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Adding Radiators

jimbob
jimbob Member Posts: 2
We recently added 4 radiators to our hydronic system, in the basement. This added about 30% to our radiator SF area. We had a new boiler put in about 4 years ago, and the rest of the single story house gravity system was converted over to a circulator, pipes were changed over to 1" copper (maybe 1-1/4). The present pump is a Grundfos 15-42 which according to their site is a low head, with a max GPM of ~16 GPM max. When we added the radiators to the system, they were plumbed off the main floor system. We had a plumbing contractor do this work, so no engineering. We are having some problems getting the basement radiators to work properly, not surprising given the physics of a hot water system. I didn't question the plumber's technique since we are pumped. The radiators do work, just not very well. The plumber recommends that we upsize the circulator, to cover the added head and the added pipe run, and radiator SF area. Recommending a Grundfos 26-99 which is capable of 34 gpm max. At 12' of head (max difference between the lowest radiator and the highest radiator)the gpm drops to 24 gpm according to the pump curve. He says that we may have to throttle some of the upstairs radiators, to keep them from running us out. We have already done this with the pump we have now, and it has improved performance somewhat in the basement, but when it gets really cold, we will have to crack them back open, which means the present situation is untenable. Does anybody have any thoughts about the road we are going down? Is our plumber on the right track?

Comments

  • Mark W
    Mark W Member Posts: 22
    Why not?

    Why not make the basement and main living area into separate zones?
  • kevin coppinger_4
    kevin coppinger_4 Member Posts: 2,124
    I agree w/ mark

    but you are falling into a trap w/ the "solutions you are working on...Did you check out the heating Q&A off the the side of this page? It has a section on gravity hot water, Very helpful.kpc

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  • jimbob
    jimbob Member Posts: 2
    adding radiators

    Yes I checked out the plumbing q & A. While very informative, I checked it out too late, when the work was done and we had the problems. My question is, can we engineer our way out with a pump or do we need to drop back and put in second zone? As you think about the answers, think in terms of what we MUST do, not what is ideal. I have already come to the conclusion in hindsight that we should have just done a second zone.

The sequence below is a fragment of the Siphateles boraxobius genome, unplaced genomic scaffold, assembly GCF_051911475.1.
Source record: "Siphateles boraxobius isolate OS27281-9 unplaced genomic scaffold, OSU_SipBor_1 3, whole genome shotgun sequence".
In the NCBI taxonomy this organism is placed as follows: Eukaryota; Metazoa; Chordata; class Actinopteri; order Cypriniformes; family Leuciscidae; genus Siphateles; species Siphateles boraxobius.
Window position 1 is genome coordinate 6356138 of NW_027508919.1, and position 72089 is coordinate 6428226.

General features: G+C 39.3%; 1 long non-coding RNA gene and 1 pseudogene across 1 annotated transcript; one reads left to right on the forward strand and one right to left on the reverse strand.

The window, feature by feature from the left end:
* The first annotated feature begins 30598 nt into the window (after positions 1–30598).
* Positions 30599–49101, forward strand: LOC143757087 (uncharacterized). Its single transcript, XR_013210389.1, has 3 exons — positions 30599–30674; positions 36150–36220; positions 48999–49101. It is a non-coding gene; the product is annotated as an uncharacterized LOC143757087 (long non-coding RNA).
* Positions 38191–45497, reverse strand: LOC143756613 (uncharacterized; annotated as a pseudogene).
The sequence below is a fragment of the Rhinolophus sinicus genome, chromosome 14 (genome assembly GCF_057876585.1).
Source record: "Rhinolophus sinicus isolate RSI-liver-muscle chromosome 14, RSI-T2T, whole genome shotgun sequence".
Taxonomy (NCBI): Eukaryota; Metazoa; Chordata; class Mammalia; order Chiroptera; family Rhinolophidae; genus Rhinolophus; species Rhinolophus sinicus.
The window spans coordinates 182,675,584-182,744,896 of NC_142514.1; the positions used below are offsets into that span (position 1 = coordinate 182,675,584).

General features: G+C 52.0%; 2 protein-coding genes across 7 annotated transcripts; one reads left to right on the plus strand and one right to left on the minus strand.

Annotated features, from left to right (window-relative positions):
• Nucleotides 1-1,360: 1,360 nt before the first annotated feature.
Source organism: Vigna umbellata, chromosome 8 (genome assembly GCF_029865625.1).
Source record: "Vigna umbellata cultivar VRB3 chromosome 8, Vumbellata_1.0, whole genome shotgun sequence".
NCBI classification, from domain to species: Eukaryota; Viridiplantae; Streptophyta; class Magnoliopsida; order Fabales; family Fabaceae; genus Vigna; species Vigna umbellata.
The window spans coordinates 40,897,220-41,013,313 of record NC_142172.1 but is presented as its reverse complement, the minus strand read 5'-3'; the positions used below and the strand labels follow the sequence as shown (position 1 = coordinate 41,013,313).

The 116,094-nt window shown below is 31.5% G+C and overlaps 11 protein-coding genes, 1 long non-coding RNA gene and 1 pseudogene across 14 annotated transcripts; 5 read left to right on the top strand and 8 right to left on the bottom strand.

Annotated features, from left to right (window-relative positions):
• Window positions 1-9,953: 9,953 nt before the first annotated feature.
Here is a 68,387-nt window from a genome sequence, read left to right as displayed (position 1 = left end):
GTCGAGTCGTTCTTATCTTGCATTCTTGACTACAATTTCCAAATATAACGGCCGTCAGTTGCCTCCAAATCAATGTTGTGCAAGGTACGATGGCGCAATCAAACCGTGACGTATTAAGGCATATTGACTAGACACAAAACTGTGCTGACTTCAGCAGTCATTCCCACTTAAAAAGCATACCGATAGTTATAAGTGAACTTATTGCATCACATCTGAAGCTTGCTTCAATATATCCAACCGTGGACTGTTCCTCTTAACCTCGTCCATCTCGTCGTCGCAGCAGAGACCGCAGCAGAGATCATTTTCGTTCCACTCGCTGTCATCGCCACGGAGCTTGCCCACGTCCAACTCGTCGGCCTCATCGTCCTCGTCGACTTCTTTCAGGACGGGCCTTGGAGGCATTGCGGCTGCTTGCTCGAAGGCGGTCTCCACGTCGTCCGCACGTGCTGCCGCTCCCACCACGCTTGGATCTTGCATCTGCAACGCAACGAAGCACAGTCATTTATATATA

In surfing around here on the wall, I do find the thread about DIY interesting. I hired a plumber because I thought he would know what the h--- he was doing. Lots of them said they would not touch it because they didnt. This guy said he would because he had experience with this stuff. So much for that.
  • Glenn Harrison_2
    Glenn Harrison_2 Member Posts: 845
    Did he just \"tee\" into the main line?

    Did he just cut in a pair of tee fittings into the main line for each radiator in the hopes that some of the water would go down into the rads? If so, you have two problems, 1 being that heat likes to rise, which makes it harder to get it down to the rads, 2 water will take the path of least resistance, so the water would much rather go thru the tee's in the main line, than turn into the tee branch and go down to the rads. You have two solutions. 1st, remove the standard tee's, and install monoflo tee's on the supply and return of each rad. the monoflo tee's have scoops in them, which will force some of the main line water down into the rads. 2nd option is to install balancing valves in the main line between each set of tee's and close the valves down until the basement rads heat properly.
  • Mark W
    Mark W Member Posts: 22
    It is unlikely

    that you can "engineer" your way out of it with a bigger circulator.

    There's no harm in trying I suppose, but it seems like a band-aid type approach to me, and not getting to the heart of the problem.

    And who wants to be fiddling with radiator valves all the time just to try to achieve a modicum of comfort?

    If all areas of the house are to be used an equal amount of time, and you want it all to be relatively the same temperature all the time, you could stick with the one zone set-up, but as a previous poster mentioned, it would probably require some re-piping to make it work properly.

    I would still be more inclined to split it into two zones, and throw on a couple of digital setback thermostats while you're at it.
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